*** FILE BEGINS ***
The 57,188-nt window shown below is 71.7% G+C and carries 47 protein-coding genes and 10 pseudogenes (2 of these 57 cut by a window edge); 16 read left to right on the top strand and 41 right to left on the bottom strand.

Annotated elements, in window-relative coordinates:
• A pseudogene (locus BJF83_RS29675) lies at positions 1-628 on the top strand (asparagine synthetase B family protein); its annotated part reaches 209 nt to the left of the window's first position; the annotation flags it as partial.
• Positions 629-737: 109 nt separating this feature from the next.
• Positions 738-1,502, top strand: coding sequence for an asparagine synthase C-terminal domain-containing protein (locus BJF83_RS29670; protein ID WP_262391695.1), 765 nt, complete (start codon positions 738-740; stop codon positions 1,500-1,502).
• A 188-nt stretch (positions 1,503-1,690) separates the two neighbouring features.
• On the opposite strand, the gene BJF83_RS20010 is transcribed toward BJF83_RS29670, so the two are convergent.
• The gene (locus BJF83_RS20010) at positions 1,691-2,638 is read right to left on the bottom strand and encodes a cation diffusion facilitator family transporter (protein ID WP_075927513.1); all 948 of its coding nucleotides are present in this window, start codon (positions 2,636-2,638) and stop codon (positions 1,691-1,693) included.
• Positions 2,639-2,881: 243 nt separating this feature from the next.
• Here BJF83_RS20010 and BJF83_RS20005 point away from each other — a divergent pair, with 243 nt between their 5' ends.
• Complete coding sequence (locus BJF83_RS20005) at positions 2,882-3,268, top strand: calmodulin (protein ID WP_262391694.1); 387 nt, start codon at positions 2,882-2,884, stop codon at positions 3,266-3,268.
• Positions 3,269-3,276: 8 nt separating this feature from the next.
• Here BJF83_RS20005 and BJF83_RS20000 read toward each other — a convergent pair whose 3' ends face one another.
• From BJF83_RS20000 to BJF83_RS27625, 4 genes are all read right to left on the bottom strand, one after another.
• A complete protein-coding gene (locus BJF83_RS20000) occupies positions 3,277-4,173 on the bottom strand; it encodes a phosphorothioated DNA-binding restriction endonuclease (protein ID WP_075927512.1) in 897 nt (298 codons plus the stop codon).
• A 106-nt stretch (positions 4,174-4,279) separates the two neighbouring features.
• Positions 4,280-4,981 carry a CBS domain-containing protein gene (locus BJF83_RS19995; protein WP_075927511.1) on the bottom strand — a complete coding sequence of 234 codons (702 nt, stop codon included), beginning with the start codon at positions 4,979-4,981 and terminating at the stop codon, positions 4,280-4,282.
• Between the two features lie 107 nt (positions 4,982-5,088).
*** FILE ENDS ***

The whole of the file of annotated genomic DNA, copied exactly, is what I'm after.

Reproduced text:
The 57,188-nt window shown below is 71.7% G+C and carries 47 protein-coding genes and 10 pseudogenes (2 of these 57 cut by a window edge); 16 read left to right on the top strand and 41 right to left on the bottom strand.

Annotated elements, in window-relative coordinates:
• A pseudogene (locus BJF83_RS29675) lies at positions 1-628 on the top strand (asparagine synthetase B family protein); its annotated part reaches 209 nt to the left of the window's first position; the annotation flags it as partial.
• Positions 629-737: 109 nt separating this feature from the next.
• Positions 738-1,502, top strand: coding sequence for an asparagine synthase C-terminal domain-containing protein (locus BJF83_RS29670; protein ID WP_262391695.1), 765 nt, complete (start codon positions 738-740; stop codon positions 1,500-1,502).
• A 188-nt stretch (positions 1,503-1,690) separates the two neighbouring features.
• On the opposite strand, the gene BJF83_RS20010 is transcribed toward BJF83_RS29670, so the two are convergent.
• The gene (locus BJF83_RS20010) at positions 1,691-2,638 is read right to left on the bottom strand and encodes a cation diffusion facilitator family transporter (protein ID WP_075927513.1); all 948 of its coding nucleotides are present in this window, start codon (positions 2,636-2,638) and stop codon (positions 1,691-1,693) included.
• Positions 2,639-2,881: 243 nt separating this feature from the next.
• Here BJF83_RS20010 and BJF83_RS20005 point away from each other — a divergent pair, with 243 nt between their 5' ends.
• Complete coding sequence (locus BJF83_RS20005) at positions 2,882-3,268, top strand: calmodulin (protein ID WP_262391694.1); 387 nt, start codon at positions 2,882-2,884, stop codon at positions 3,266-3,268.
• Positions 3,269-3,276: 8 nt separating this feature from the next.
• Here BJF83_RS20005 and BJF83_RS20000 read toward each other — a convergent pair whose 3' ends face one another.
• From BJF83_RS20000 to BJF83_RS27625, 4 genes are all read right to left on the bottom strand, one after another.
• A complete protein-coding gene (locus BJF83_RS20000) occupies positions 3,277-4,173 on the bottom strand; it encodes a phosphorothioated DNA-binding restriction endonuclease (protein ID WP_075927512.1) in 897 nt (298 codons plus the stop codon).
• A 106-nt stretch (positions 4,174-4,279) separates the two neighbouring features.
• Positions 4,280-4,981 carry a CBS domain-containing protein gene (locus BJF83_RS19995; protein WP_075927511.1) on the bottom strand — a complete coding sequence of 234 codons (702 nt, stop codon included), beginning with the start codon at positions 4,979-4,981 and terminating at the stop codon, positions 4,280-4,282.
• Between the two features lie 107 nt (positions 4,982-5,088).